Re: sword-text-kjv - King James Version and Royal Letters Patent
Lionel Elie Mamane <firstname.lastname@example.org>
> > http://lists.debian.org/debian-legal/2002/05/msg00108.html
> I don't see a conclusive answer in that discussion; only doubt and
> "didn't find any proof that this restriction still holds". I'd prefer
> if we could find a specific abrogation of the restriction.
Trying to prove that any unseen letters patent do not apply is
rather difficult, isn't it? We don't know the current letters
patent (if any) to know for sure whether we can do anything.
> I see... Then it would make the KJV merely non-free in the UK, not
> illegal to distribute. On the other hand, I wouldn't be too surprised
> if the courts would interpret "printing" in such an old text as "any
> efficient way to disseminate / distribute".
I would be very surprised by such an interpretation. In recent
copyright-related cases I've read (like the Sony anti-hacking),
the courts seem very intolerant of attempts to stretch words.
> > This "orthogonality" or "independence" is
> > mentioned in articles, including some you can find online like
> > http://www.lexum.umontreal.ca/conf/dac/en/sterling/sterling.html
> > Crown Copyright in the United Kingdom..., by J.A.L. Sterling.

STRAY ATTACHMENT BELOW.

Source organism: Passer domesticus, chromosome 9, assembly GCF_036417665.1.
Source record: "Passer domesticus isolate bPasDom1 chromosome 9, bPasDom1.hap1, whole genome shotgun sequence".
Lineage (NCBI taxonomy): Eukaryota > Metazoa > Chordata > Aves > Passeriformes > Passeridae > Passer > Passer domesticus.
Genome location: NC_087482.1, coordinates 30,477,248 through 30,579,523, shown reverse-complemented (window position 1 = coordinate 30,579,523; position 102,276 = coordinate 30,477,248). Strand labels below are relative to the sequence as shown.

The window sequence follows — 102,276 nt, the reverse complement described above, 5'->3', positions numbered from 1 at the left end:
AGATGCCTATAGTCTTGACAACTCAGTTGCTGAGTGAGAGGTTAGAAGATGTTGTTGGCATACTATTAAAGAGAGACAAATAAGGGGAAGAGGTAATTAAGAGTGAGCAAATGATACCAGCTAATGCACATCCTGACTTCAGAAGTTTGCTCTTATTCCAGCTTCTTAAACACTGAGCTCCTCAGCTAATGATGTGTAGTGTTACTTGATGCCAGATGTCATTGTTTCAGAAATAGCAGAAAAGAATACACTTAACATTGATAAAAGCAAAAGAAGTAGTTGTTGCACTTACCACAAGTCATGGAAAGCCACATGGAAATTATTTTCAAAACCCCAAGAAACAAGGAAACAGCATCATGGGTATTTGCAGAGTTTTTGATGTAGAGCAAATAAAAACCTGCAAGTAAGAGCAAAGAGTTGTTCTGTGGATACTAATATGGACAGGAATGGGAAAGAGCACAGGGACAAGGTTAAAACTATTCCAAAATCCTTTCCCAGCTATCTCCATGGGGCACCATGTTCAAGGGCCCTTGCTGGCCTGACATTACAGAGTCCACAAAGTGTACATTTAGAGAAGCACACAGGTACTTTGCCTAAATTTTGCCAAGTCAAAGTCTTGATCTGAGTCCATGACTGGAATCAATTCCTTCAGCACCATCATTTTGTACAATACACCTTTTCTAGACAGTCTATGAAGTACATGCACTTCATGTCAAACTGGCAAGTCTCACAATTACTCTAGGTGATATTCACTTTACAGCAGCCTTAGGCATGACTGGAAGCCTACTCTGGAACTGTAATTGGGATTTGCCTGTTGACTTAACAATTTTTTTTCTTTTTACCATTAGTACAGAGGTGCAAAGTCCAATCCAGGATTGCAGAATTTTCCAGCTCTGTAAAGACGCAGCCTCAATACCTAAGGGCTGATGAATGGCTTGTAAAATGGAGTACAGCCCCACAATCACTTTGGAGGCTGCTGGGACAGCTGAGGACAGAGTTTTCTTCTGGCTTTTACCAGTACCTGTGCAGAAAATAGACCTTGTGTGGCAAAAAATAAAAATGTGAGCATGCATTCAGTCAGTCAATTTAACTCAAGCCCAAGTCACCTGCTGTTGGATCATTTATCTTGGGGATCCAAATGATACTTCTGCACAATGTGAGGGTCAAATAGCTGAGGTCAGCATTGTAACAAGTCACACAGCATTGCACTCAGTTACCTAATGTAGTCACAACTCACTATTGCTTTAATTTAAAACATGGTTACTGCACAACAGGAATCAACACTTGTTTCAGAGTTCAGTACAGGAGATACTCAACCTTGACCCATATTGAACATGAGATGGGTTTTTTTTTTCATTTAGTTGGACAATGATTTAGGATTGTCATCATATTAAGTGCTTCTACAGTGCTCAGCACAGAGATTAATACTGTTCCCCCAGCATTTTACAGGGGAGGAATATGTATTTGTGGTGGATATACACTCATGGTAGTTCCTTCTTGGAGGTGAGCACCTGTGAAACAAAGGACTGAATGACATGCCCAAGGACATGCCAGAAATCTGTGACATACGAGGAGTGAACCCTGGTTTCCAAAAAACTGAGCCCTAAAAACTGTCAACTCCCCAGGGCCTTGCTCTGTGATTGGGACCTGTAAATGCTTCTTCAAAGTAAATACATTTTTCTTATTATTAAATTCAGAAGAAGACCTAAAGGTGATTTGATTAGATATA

> This one doesn't contain the string "ortho" and "indepen" only at one
> place that doesn't seem to apply.
Apologies. I did not mean to suggest the words were quoted from that
article. I wrote and emphasised them before looking for references.
/orthogonality/ or /independence/ may have been better.
> > The act currently in force in England is the Copyright Designs
> > and Patents Act 1988 as amended. If the KJV were covered by
> > Crown Copyright, wouldn't that have expired after 125 years? I
> > think the letters patent and royal prerogative are the problem.
> On the other hand, it says (section 171):
> 171.-(1) Nothing in this Part affecs-
> (a) any right or privilege of any person under any enactment
> (except where the enactment is expressly repealed, amended or
> modified by this Act);
> (b) any right or privilege of the Crown subsisting otherwise
> than under an enactment;
> Wouldn't this preserve this perpetual Crown Copyright / Royal
> Prerogative / ...?
I've seen no credible evidence of perpetual Crown Copyright (CC)
covering this package. That's not surprising because CC wasn't
mentioned in early copyright law. The 1911 Act created a CC with
a term of 50 years, later extended up to 125 years by the 1988.
The above does not affect royal prerogatives, as it says.
> I'm starting to think that the Wikipedia article talks of "copyright"
> loosely, not only to what is called "copyright" legally, but of all
> legal restrictions of dealings with distribution, performance,
> derivation, ... of literary works.
Bluntly, I think some of the authors of that Wikipedia article
would struggle to tell copyright from a hole in the floor. This
bug should probably be tagged moreinfo until more reliable data
appears, regardless of other actions.
This may be another case where non-XX (a way for mirror
operators to block locally-uncertain content) would be good.